Republicans look for California House wins in 2018 midterms

Home / Republicans look for California House wins in 2018 midterms

Democrats see California as the key to taking back the House in 2018, but Republicans think they can hang on in the blue state — and even pick up some new GOP seats in the midterm elections.

The GOP is optimistic that a leftward-lurching Democratic Party will give it room to go on the offense in the Golden State, with four Democratic seats in their sights.

ADVERTISEMENT“We are excited about the caliber of candidates that we are looking at in all these seats,” National Republican Congressional Committee (NRCC) regional spokesman Jack Pandol told The Hill.

“We are going to keep pointing out how these Democrats are lurching further to the left.”

The NRCC has identified four Democratic California incumbents as targets: Reps. Ami BeraAmerish (Ami) Babulal BeraThe Hill’s Coronavirus Report: Kansas City Mayor Quinton Lucas says country needs to rethink what ‘policing’ means; US cases surpass 2 million with no end to pandemic in sight Exclusive investigation on the coronavirus pandemic: Where was Congress? The Hill’s Coronavirus Report: David Miliband says world won’t be safe until poor nations get more aid; Cuomo rips WHO MORE, Salud Carbajal, Raul Ruiz and Scott Peters. All will be tough pickups for the GOP, with all four candidates fundraising well and running in districts that Democratic presidential nominee Hillary ClintonHillary Diane Rodham ClintonWhite House accuses Biden of pushing ‘conspiracy theories’ with Trump election claim Biden courts younger voters — who have been a weakness Trayvon Martin’s mother Sybrina Fulton qualifies to run for county commissioner in Florida MORE won in 2016.

Bera, Ruiz and Peters are regular targets for Republicans, having survived some of the toughest reelection fights in recent memory. Carbajal, meanwhile, is a freshman lawmaker who won an open seat in November.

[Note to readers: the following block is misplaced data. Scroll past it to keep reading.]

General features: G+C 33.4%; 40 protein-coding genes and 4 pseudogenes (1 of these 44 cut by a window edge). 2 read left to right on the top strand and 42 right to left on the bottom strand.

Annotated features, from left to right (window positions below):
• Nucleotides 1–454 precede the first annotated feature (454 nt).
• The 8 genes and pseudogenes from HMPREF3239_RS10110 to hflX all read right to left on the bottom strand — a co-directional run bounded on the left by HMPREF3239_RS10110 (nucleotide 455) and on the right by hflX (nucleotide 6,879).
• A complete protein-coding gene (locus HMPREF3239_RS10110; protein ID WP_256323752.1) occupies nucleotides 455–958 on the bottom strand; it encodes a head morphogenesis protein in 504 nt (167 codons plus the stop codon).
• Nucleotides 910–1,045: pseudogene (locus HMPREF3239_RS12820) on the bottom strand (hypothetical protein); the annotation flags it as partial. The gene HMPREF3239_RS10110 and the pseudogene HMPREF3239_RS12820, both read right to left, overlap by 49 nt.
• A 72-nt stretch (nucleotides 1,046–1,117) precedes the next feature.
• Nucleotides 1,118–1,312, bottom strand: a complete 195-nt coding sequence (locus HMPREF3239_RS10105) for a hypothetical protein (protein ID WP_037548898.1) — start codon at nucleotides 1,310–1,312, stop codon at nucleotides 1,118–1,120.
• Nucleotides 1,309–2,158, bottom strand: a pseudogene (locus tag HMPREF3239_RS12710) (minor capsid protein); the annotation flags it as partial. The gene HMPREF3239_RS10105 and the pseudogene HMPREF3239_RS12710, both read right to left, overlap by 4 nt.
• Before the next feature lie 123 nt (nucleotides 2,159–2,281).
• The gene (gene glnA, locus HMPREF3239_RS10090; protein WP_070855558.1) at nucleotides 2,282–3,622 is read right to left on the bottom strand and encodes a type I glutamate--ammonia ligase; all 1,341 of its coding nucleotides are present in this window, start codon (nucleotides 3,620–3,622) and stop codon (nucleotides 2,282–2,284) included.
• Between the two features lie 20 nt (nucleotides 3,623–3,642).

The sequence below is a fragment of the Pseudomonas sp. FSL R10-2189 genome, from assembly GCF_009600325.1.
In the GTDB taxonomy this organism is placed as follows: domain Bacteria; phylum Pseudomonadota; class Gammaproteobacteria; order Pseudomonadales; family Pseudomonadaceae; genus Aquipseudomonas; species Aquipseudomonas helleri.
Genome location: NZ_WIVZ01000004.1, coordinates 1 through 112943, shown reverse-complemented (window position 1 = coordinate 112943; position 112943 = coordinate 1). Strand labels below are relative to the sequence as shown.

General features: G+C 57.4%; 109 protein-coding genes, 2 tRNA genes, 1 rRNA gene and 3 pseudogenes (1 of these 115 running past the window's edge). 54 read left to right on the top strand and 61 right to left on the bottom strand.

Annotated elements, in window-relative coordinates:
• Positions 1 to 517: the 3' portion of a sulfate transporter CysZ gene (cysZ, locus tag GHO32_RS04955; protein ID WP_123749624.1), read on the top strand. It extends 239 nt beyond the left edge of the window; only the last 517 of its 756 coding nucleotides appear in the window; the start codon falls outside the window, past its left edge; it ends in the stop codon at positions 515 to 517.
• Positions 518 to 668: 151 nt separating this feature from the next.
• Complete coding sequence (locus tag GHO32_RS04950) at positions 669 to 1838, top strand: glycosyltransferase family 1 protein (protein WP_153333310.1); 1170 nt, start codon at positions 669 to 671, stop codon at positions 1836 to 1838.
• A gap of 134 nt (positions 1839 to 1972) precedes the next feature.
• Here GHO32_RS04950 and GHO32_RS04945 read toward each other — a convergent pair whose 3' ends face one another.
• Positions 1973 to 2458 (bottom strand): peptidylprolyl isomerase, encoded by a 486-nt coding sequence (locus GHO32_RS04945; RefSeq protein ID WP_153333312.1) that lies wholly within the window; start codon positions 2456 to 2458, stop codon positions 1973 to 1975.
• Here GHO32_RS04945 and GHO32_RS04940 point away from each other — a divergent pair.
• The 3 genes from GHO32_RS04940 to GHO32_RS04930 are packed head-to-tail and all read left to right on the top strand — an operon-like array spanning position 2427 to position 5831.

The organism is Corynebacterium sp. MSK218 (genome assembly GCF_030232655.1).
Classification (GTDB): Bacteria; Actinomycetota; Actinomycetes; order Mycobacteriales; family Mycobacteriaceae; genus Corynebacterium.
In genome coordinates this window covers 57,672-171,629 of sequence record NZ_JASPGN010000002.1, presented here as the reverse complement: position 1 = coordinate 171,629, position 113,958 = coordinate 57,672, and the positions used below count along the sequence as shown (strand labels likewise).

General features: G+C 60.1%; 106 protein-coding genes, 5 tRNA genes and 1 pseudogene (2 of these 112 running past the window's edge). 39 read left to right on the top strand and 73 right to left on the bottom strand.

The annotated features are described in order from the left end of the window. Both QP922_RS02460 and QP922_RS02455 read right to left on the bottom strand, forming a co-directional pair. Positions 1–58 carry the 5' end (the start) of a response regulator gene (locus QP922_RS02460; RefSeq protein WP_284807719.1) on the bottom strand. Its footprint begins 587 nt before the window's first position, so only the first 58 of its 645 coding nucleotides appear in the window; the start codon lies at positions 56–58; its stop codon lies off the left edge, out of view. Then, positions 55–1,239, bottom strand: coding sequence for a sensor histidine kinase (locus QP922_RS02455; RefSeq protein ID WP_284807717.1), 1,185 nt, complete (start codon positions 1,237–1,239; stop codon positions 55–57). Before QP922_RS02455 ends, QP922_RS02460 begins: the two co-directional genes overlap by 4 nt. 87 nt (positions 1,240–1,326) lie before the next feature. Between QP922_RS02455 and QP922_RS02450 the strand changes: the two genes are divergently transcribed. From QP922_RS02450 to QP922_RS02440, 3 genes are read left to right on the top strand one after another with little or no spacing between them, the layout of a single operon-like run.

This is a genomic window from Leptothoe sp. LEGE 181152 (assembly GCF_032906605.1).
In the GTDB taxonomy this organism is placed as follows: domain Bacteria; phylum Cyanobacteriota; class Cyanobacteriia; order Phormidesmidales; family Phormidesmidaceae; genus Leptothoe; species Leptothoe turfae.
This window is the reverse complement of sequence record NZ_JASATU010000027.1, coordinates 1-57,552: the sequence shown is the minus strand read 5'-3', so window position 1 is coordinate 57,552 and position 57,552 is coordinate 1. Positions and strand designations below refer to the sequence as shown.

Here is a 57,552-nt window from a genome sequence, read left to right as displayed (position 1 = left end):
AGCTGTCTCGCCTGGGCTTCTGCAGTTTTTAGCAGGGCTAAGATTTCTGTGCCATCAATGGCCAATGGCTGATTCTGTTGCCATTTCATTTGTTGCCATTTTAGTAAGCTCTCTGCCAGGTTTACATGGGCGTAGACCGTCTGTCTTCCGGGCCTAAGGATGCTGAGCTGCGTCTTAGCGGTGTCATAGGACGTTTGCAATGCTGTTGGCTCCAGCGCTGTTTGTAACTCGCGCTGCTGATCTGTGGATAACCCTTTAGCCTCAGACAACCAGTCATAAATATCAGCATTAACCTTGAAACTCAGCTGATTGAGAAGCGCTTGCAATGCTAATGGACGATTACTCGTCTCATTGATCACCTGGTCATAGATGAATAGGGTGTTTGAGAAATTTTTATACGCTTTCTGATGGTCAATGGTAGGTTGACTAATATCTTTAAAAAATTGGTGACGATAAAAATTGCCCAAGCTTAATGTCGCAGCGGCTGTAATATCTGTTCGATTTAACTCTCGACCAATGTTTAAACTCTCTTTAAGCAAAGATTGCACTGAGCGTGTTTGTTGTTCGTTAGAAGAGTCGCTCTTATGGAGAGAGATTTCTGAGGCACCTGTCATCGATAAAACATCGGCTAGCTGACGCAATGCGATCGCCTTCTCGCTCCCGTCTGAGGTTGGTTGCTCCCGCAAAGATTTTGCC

Bera’s race in the Sacramento area is already heating up with a top-tier GOP recruit in Andrew Grant, a retired Marine and business executive.

“They are all an uphill struggle, but Ami Bera in the 7th [District] is the most at risk,” said Rob Pyers, the research director for the nonpartisan California Target Book, a state political journal.

“We’ll have to see how Grant’s fundraising shakes out, but so far he seems like a credible candidate.”

Grant has also worked at the State, Homeland Security and Defense departments. He worked as an executive at Raley’s Supermarkets and is now the president of the Northern California World Trade Center, a group that promotes international trade for California companies.

While Grant’s government and military experience is central to his story as a candidate, he pointed to his business work in an interview with The Hill to argue for a new path for business in California’s 7th District.

“There’s been a pretty strong lockdown on stringent regulations, on not allowing the proper balance between costs and obligations to the environment, to labor codes — all things that are impacting the ability for this community to grow,” Grant told The Hill.

Grant said he won’t be afraid to break from President Trump but framed Bera as too partisan for the district.

“The politics of the Bay Area don’t work here— it’s the same party led by [House Democratic Leader] Nancy Pelosi in San Francisco that [Bera] would have to oppose,” Grant said.

“When I observed what he’s done and did not do, I felt that no one was standing up from our community unique from that politics.”

Bera is no stranger to close races since he joined the House after the 2012 elections. His victory last November wasn’t called until 10 days after Election Day, and he won his 2014 reelection by less than 1 percentage point.

In Congress, Bera has been lauded for his bipartisan style. His medical degree has given him visibility on issues such as healthcare reform.